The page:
MedMen Facing Serious Backlash Following Allegations Of Racism

The New York Cannabis Industry Association has cut ties with the company

Photo courtesy Medmen

MedMen, the California-based cannabis firm that has made headlines over the past year for securing the Woodstock logo and seeking the exclusive rights to the word “cannabis,” is now in the news over allegations of racism and other unsavory behavior. This supposed corruption among the company’s leading executives, made public in a lawsuit filed by former MedMen CFO James Parker, was deep enough for the New York Cannabis Industry Association (NYMCIA) to sever ties with the company earlier this week.

It’s a smear that threatens the company’s position in the Empire State. Just last year, MedMen opened a revolutionary new cannabis dispensary on Fifth Avenue in New York City, a spot that has been deemed “The Apple Store of Weed,” with plans to open additional locations throughout the metropolis soon. As of now, the company holds 10 cannabis dispensary licenses in New York state.

RELATED: MedMen Just Got Closer To Becoming ‘The Apple Store Of Weed’

There are obvious risks to the life of any business that engages in the cultivation and sale of marijuana – namely things like market uncertainty and DEA raids — but name calling doesn’t rank high on the list.

Nevertheless, the lawsuit alleges that MedMed CEO Adam Bierman once referred to a Los Angeles city councilman as a “midget negro,” and that comment has been enough to squash company’s standing with the NYMCIA.

“The [New York Medical Cannabis Industry Association] has a zero-tolerance discrimination policy for any of our members who engage in this type of despicable behavior,” the NYMCIA wrote to Gov. Andrew Cuomo and other state officials.

This is not the first time the company has been faced with a lawsuit. Several others have been filed against MedMed over the past several months, some of which are claims made by former employees over unpaid wages.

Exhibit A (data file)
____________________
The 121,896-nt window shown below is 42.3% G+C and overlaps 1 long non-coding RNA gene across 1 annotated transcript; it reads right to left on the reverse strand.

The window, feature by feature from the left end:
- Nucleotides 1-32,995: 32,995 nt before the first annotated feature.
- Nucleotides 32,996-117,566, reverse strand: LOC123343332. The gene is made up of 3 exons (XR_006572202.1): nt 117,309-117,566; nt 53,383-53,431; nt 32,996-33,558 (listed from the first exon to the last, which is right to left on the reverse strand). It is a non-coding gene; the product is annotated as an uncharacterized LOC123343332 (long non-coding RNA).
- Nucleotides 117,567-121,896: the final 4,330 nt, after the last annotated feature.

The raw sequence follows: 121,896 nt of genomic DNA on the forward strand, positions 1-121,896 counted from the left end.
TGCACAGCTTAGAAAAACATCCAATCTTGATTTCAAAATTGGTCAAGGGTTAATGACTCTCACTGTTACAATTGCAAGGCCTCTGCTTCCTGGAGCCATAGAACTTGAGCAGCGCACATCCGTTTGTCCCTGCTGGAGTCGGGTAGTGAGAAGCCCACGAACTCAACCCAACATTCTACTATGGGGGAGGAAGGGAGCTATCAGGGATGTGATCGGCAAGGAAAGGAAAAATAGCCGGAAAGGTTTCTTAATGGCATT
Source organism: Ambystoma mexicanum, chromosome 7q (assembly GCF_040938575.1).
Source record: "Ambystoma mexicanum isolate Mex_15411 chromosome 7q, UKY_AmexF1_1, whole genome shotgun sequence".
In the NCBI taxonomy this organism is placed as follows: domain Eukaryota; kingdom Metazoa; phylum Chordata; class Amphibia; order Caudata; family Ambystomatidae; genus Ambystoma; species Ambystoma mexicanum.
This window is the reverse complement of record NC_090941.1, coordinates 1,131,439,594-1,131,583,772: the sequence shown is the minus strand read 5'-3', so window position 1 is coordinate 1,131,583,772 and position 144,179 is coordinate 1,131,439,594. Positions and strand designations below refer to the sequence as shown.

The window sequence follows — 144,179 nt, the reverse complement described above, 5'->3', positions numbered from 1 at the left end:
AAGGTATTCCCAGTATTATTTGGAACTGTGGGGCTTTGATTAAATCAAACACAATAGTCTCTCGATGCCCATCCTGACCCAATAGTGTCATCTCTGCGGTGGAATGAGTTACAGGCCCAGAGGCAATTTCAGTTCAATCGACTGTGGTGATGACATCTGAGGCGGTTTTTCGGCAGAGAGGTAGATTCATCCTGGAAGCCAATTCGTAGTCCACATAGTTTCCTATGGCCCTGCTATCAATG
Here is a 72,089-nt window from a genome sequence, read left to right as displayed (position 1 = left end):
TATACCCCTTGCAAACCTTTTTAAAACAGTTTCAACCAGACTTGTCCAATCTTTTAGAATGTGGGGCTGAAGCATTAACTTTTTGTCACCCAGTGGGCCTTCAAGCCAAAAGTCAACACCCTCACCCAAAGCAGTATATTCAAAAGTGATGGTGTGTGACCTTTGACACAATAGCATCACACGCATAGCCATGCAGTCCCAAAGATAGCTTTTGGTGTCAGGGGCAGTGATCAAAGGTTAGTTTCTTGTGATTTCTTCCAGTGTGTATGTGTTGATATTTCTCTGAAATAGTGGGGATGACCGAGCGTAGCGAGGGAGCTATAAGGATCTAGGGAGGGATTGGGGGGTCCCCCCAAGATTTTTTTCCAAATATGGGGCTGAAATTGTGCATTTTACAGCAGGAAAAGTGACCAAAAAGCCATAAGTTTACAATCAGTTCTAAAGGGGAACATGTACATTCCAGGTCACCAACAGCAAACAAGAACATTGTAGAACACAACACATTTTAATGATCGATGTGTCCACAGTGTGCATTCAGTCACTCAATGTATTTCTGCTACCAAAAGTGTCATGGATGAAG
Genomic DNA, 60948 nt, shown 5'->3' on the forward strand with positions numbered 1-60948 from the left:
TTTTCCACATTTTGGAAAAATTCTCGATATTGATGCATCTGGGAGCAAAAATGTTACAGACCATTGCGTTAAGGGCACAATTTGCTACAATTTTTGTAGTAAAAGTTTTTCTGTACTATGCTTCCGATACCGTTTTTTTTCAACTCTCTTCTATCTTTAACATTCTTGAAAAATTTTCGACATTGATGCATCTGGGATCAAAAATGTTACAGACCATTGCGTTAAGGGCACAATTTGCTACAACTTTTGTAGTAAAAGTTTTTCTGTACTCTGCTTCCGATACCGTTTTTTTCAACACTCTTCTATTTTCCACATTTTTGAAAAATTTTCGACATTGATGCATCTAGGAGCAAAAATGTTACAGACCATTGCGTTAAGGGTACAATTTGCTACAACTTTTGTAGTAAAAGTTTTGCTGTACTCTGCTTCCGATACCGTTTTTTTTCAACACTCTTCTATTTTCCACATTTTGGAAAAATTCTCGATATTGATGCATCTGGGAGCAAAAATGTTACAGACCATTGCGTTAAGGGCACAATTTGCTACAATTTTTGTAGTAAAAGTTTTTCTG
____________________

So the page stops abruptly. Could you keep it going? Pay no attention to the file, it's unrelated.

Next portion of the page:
Although MedMed was initially asked to step down from its place with the NYMCIA, the company refused. It was ultimately forced out over what it calls frivolous allegations. But just in case there is a chance it can get back in, company representatives handled the removal with diplomacy.

“We still support the org (NYMCIA) and its cause,” MedMen spokesman Daniel Yi told the New York Daily News. “We have already addressed these allegations publicly. They are patently false. They were made by a disgruntled employee and are untrue.”

RELATED: MedMen Faces New Lawsuit From Former CFO James Parker

MedMed will continue its work in New York in hopes of getting in on the deal once the state makes a move to legalize the leaf for recreational consumption. Governor Cuomo has proposed such a deal – something that is expected to be sealed up by the end of 2019 – yet there have been some snags.

More on this issues is supposed to be hashed out later this week when legislative forces gather to discuss making legal weed part of this year’s state budget.

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